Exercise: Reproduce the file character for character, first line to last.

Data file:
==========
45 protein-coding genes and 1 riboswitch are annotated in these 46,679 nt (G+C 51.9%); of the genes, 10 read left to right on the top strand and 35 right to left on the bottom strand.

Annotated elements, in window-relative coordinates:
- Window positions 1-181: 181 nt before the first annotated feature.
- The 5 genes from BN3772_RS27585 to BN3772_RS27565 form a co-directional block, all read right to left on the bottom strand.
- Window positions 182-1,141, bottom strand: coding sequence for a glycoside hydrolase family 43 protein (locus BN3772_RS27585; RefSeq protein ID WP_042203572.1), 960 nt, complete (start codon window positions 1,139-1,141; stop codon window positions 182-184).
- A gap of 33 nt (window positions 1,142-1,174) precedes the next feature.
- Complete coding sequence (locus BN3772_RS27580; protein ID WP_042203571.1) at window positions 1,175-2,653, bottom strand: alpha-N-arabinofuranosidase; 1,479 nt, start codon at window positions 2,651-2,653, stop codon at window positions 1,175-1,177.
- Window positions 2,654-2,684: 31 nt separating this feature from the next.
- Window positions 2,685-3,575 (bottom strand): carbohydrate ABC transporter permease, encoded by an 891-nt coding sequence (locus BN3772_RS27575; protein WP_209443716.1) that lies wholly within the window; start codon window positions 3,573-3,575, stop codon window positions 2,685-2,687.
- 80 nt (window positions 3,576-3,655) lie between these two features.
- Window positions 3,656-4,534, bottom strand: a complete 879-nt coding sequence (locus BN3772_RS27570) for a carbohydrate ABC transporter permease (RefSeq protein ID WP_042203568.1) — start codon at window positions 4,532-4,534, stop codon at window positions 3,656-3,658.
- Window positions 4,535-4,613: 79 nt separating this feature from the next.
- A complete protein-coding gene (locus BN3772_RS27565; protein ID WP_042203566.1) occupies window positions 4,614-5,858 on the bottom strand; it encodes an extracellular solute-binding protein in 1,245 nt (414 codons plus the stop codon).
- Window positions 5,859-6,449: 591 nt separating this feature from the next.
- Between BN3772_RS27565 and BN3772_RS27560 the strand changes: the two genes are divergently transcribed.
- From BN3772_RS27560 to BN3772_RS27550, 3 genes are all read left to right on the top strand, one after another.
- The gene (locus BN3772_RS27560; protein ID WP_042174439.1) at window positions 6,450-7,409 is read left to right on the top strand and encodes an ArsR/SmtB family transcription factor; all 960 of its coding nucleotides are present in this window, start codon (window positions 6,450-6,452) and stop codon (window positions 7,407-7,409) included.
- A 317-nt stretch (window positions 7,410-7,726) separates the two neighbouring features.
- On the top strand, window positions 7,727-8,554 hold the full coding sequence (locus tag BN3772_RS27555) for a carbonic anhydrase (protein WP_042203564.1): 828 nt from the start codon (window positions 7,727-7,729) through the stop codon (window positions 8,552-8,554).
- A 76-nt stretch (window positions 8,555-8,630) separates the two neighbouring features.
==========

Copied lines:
45 protein-coding genes and 1 riboswitch are annotated in these 46,679 nt (G+C 51.9%); of the genes, 10 read left to right on the top strand and 35 right to left on the bottom strand.

Annotated elements, in window-relative coordinates:
- Window positions 1-181: 181 nt before the first annotated feature.
- The 5 genes from BN3772_RS27585 to BN3772_RS27565 form a co-directional block, all read right to left on the bottom strand.
- Window positions 182-1,141, bottom strand: coding sequence for a glycoside hydrolase family 43 protein (locus BN3772_RS27585; RefSeq protein ID WP_042203572.1), 960 nt, complete (start codon window positions 1,139-1,141; stop codon window positions 182-184).
- A gap of 33 nt (window positions 1,142-1,174) precedes the next feature.
- Complete coding sequence (locus BN3772_RS27580; protein ID WP_042203571.1) at window positions 1,175-2,653, bottom strand: alpha-N-arabinofuranosidase; 1,479 nt, start codon at window positions 2,651-2,653, stop codon at window positions 1,175-1,177.
- Window positions 2,654-2,684: 31 nt separating this feature from the next.
- Window positions 2,685-3,575 (bottom strand): carbohydrate ABC transporter permease, encoded by an 891-nt coding sequence (locus BN3772_RS27575; protein WP_209443716.1) that lies wholly within the window; start codon window positions 3,573-3,575, stop codon window positions 2,685-2,687.
- 80 nt (window positions 3,576-3,655) lie between these two features.
- Window positions 3,656-4,534, bottom strand: a complete 879-nt coding sequence (locus BN3772_RS27570) for a carbohydrate ABC transporter permease (RefSeq protein ID WP_042203568.1) — start codon at window positions 4,532-4,534, stop codon at window positions 3,656-3,658.
- Window positions 4,535-4,613: 79 nt separating this feature from the next.
- A complete protein-coding gene (locus BN3772_RS27565; protein ID WP_042203566.1) occupies window positions 4,614-5,858 on the bottom strand; it encodes an extracellular solute-binding protein in 1,245 nt (414 codons plus the stop codon).
- Window positions 5,859-6,449: 591 nt separating this feature from the next.
- Between BN3772_RS27565 and BN3772_RS27560 the strand changes: the two genes are divergently transcribed.
- From BN3772_RS27560 to BN3772_RS27550, 3 genes are all read left to right on the top strand, one after another.
- The gene (locus BN3772_RS27560; protein ID WP_042174439.1) at window positions 6,450-7,409 is read left to right on the top strand and encodes an ArsR/SmtB family transcription factor; all 960 of its coding nucleotides are present in this window, start codon (window positions 6,450-6,452) and stop codon (window positions 7,407-7,409) included.
- A 317-nt stretch (window positions 7,410-7,726) separates the two neighbouring features.
- On the top strand, window positions 7,727-8,554 hold the full coding sequence (locus tag BN3772_RS27555) for a carbonic anhydrase (protein WP_042203564.1): 828 nt from the start codon (window positions 7,727-7,729) through the stop codon (window positions 8,552-8,554).
- A 76-nt stretch (window positions 8,555-8,630) separates the two neighbouring features.